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If the requisite amount of dough is made that would require taking challah if it were baked in the oven, should one take off challah with a bracha if she intends to deep fry the dough instead?

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1 Answer 1

No, one should not recite a bracha. The Shulchan Aruch (YD 329:3) rules that thick dough kneaded to be boiled (which is what deep frying is) is exempt from Challah. The Shach notes that some opinions don't care what his intentions are when kneading, and if it is a thick bread-like dough it is obligated in Challah from the time of kneading. The Pitchei Teshuva there also notes a possible opinion of Rabbeinu Tam who argues on the Shulchan Aruch. Thus both recommend separating Challah anyway out of doubt, but to refrain from saying the bracha.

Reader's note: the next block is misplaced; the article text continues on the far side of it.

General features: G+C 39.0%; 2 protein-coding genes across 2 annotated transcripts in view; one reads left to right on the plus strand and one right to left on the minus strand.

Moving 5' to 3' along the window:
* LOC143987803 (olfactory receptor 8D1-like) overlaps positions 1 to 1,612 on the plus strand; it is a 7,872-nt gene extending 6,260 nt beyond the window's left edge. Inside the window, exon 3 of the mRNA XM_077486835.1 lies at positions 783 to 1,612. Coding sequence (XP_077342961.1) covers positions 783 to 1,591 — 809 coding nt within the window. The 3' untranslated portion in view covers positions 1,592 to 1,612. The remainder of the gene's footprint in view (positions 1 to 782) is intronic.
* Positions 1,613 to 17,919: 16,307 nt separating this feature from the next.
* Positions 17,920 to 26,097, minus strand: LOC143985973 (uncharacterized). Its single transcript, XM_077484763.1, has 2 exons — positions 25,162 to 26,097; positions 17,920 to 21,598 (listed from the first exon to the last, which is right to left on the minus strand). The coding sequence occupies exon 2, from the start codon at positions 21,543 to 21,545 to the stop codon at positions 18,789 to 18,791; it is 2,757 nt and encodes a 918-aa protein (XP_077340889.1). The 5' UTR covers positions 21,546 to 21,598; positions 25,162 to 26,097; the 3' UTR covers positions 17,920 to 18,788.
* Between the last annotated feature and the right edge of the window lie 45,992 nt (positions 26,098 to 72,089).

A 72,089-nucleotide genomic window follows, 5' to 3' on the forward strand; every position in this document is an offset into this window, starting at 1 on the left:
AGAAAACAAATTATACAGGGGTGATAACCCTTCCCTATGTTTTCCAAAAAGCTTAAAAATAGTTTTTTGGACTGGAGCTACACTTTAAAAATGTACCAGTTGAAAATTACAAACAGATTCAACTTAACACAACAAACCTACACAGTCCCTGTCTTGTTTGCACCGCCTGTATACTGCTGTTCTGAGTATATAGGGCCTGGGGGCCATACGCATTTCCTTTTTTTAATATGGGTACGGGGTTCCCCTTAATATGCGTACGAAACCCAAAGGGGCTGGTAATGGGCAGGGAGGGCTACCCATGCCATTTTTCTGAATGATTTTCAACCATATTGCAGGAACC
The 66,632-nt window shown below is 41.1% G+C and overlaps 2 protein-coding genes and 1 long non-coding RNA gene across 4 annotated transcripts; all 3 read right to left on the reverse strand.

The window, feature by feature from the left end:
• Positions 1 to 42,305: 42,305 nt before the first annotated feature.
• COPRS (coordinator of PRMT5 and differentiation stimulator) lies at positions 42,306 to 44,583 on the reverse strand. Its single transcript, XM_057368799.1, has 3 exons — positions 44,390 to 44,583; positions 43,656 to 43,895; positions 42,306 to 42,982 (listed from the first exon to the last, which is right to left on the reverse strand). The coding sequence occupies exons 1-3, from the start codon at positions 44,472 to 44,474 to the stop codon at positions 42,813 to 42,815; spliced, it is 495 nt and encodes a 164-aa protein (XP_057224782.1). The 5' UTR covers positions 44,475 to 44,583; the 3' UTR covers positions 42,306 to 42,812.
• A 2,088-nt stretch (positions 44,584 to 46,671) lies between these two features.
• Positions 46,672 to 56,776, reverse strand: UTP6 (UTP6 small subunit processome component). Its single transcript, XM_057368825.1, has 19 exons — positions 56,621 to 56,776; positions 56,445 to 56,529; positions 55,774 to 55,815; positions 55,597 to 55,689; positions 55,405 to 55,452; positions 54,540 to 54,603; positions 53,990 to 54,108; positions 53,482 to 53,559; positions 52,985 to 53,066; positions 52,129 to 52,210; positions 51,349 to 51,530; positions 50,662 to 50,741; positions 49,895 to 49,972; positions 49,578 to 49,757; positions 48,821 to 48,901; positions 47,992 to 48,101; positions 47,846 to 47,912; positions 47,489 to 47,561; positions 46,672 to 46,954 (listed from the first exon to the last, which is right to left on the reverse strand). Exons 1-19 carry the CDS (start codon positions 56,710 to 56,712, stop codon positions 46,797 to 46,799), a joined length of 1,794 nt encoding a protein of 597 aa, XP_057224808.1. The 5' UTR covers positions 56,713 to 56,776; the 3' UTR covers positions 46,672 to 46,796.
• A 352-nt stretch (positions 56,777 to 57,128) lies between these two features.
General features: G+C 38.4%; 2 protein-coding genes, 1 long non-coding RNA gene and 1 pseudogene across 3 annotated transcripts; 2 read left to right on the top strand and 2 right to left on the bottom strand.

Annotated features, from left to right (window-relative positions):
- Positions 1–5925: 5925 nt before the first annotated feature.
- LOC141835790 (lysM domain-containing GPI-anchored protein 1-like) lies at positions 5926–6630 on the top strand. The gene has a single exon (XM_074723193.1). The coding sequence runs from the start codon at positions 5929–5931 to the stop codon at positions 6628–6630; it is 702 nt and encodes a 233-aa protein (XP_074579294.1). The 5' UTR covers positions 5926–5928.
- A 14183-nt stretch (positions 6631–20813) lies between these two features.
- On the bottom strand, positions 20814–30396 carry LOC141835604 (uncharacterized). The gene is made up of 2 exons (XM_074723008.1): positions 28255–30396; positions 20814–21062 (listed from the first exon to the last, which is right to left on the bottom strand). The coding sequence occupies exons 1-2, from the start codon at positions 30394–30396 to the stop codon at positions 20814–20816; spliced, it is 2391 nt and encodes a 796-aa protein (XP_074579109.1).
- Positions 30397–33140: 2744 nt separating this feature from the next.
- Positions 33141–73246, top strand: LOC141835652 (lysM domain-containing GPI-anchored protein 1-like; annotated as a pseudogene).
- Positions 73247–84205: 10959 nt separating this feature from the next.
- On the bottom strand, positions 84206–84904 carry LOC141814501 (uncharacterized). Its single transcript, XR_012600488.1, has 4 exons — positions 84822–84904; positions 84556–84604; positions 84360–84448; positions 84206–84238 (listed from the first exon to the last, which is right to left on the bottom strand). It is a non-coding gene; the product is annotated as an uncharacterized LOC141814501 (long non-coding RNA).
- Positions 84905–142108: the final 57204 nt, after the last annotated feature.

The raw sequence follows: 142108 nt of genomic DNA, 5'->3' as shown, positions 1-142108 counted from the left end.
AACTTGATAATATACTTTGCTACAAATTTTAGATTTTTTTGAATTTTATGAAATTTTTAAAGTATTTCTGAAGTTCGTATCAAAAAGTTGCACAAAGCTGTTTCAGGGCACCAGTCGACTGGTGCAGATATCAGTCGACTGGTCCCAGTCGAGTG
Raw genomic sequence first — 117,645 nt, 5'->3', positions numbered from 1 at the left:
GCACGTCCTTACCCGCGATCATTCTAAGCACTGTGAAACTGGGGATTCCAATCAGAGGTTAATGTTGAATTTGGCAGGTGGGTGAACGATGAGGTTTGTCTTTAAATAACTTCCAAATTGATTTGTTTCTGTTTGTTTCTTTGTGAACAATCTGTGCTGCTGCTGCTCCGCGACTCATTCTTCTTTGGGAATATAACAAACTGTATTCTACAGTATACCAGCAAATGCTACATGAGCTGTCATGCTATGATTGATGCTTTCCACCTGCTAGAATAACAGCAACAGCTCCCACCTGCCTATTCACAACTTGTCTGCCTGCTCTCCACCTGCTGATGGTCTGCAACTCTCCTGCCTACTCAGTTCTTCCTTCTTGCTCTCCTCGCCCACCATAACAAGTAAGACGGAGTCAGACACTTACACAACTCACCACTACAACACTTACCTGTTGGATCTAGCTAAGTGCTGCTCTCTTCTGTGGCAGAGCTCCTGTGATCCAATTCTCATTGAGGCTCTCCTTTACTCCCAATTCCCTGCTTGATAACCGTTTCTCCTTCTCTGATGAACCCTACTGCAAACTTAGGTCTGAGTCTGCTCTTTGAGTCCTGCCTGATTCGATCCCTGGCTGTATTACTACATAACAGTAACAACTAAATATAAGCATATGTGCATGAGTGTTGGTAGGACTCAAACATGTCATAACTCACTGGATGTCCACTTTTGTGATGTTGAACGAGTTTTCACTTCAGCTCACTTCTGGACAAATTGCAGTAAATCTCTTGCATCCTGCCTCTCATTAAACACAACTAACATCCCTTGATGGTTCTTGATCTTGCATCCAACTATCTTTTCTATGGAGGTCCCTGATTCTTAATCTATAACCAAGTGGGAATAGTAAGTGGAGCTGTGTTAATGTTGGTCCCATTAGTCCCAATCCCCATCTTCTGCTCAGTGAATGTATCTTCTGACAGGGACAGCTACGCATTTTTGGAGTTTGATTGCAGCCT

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In what way is boiling the same as deep frying? –  Eli Lansey Dec 19 '12 at 19:00
@EliLansey Cooking via lots of hot liquid. (I know their boiling points are different.) It's mainly a contrast to cooking via lots of hot air/gas/dry-stuff. –  Double AA Dec 19 '12 at 19:07
However, frying is a "dry" cooking method, whereas boiling is a "wet" method. Is your point that halachically deep frying is to be considered the same as boiling? –  Eli Lansey Dec 19 '12 at 19:14
@EliLansey I'm using wet and dry here to distinguish liquids from non-liquids. Are you using them the same way? –  Double AA Dec 19 '12 at 19:17
Although frying is done in a liquid, it's generally classified as a dry-heat cooking method. –  Eli Lansey Dec 19 '12 at 19:25

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